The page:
Emotions, mental ailments, brain diseases: Everything happens in the brain. That was the main message when Hanne Harboe (left) spoke with neuropsychologist Marianne Løvstad (centre) and neurologist Jeanette Koht (right).

Brain researcher: It’s difficult to separate the physical and mental when it comes to our brains

Emotions, mental ailments, brain diseases: Everything happens in the brain. Technological advances have given us new perspectives on how the brain works, according to Norwegian brain researchers.

"Lisa" is 35 years old, married and has three children. She works as an engineer. Then her life changes. She divorces, starts to struggle at work. Suddenly her mother becomes ill and dies.

She stops feeling joy in her everyday life. This sadness extends to friends and work.

Then one day her daughter finds Lisa unconscious on the floor. Lisa ends up in the intensive care unit at the hospital with hallucinations and seizures. Doctors discover she has autoimmune encephalitis.

With this fictional patient story, Jeanette Koht, a neurologist and researcher at Oslo University Hospital, began her lecture at the recently held Brain Health Conference.

Even though Lisa doesn’t actually exist, her “story” is typical of the patients she sees at Oslo University Hospital, Koht said.

These are people who are admitted to the hospital with what could be thought of as a typical brain disease, but whose life history and previous mental ailments may have played a role in the development of their disease.

Jeanette Koht

Everything happens in the brain

Essentially, she says, the distinction between mental and physical brain diseases has begun to disappear, as researchers and doctors have developed a new view of the brain.

“Everything happens in the brain. For patients, it’s a case of one disease, and they don’t see a sharp distinction between different disciplines,” she said.

Nevertheless, neurologists have typically worked with some diseases, while psychologists and psychiatrists have worked with others, using completely different methods.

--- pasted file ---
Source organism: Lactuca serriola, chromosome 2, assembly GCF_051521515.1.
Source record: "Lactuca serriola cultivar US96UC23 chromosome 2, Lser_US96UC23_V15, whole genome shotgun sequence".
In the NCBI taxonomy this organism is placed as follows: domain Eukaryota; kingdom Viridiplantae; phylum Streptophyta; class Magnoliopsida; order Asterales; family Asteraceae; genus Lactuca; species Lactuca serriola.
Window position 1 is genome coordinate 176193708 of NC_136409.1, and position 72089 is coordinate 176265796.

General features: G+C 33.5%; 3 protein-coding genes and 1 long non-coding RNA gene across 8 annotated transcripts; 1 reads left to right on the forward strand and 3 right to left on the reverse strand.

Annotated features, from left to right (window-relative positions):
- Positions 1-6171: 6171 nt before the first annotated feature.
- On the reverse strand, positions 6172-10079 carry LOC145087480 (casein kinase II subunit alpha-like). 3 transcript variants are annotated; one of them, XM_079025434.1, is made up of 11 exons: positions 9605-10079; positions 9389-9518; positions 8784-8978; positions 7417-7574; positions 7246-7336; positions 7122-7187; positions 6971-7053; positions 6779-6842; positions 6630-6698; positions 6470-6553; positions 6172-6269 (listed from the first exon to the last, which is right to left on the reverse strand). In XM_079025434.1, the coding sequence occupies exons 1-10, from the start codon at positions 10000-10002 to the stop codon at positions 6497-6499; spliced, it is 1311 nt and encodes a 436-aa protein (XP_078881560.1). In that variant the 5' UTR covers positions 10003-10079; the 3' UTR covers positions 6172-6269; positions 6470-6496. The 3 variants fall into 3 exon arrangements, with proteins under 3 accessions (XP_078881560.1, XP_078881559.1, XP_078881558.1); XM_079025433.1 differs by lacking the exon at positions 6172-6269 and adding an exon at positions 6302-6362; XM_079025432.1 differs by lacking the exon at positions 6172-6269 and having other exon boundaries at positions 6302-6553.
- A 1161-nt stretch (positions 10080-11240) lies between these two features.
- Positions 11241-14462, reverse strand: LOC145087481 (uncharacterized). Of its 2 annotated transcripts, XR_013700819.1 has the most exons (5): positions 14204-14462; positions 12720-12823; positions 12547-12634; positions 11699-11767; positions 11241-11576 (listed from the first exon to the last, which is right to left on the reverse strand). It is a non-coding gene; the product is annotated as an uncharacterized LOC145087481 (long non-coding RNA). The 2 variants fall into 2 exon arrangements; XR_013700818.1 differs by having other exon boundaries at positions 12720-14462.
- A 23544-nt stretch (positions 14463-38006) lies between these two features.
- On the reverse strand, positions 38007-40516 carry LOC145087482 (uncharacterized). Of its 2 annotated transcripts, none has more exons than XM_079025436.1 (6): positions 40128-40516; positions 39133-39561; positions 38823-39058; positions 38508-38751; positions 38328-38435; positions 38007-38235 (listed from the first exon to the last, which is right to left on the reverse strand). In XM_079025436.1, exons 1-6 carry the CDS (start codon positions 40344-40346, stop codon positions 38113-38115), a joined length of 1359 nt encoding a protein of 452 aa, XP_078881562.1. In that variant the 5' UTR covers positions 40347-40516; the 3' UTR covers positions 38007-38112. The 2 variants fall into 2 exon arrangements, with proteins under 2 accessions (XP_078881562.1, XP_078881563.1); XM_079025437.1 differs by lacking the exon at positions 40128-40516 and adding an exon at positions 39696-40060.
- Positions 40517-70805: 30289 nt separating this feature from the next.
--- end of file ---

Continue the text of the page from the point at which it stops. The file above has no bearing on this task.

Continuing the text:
“Neurology and psychology have been miles apart, but now we collaborate and use the same technology,” Koht said.

In particular, rapid developments in medical imaging technology have made it possible to study what happens inside the brain, Koht said.

A network in the brain

In the past, neurologists often thought of brain disease as something that affected a limited area of the brain, Koht said.

But that has changed.

“We have a new understanding of the brain as a result of imaging technology. Now we can measure tissue stiffness, find out where pathways go in the brain, and look at chemical substances in the brain,” she said.

This has led to what she calls network models.

By mixing all this information about the brain, researchers have managed to create something new. Now they can see how different areas of the brain work together and where the paths between the different parts go.

“This is really interesting. We as neurologists have often thought in terms of which area is damaged, but now we see more network diseases where we don’t find anything using regular MRI and CT examinations, but where we may get changed imaging technologies in the future,” Koht said.

Marianne Løvstad

This is especially interesting for professionals who work with rare brain diseases, as Koht does.

Emotions light up your brain scan

People who rehabilitate patients with brain injuries or diseases are used to thinking about psychology and neurology as a whole, said Marianne Løvstad, a neuropsychologist at Sunnaas Rehabilitation Hospital and professor of psychology at the University of Oslo.

“It’s still my experience that people think it’s strange that we can discover a feeling in the brain using imaging technology. But then I say: Where else would it be?” she said.

Løvstad thinks it’s pointless to rehabilitate someone who has a brain injury or illness without taking into account their life situation and emotional reactions.

“How your life was before you were injured or sick, and how your life is along the way, also has a lot to say for the effect an injury has over time,” Løvstad said.

Nevertheless, she sees the benefit of specialists from various disciplines working with rehabilitation.

"Sometimes we have to split it up to understand that this is the disease and this is the reaction to the disease, but then we have to put it back together," she said.

Translated by: Nancy Bazilchuk


Brain Health Conference 2020: Today's brain research gives us a new view of the brain, Webinar 28 October under the auspices of the Norwegian Brain Council


Read the Norwegian version of this article on forskning.no

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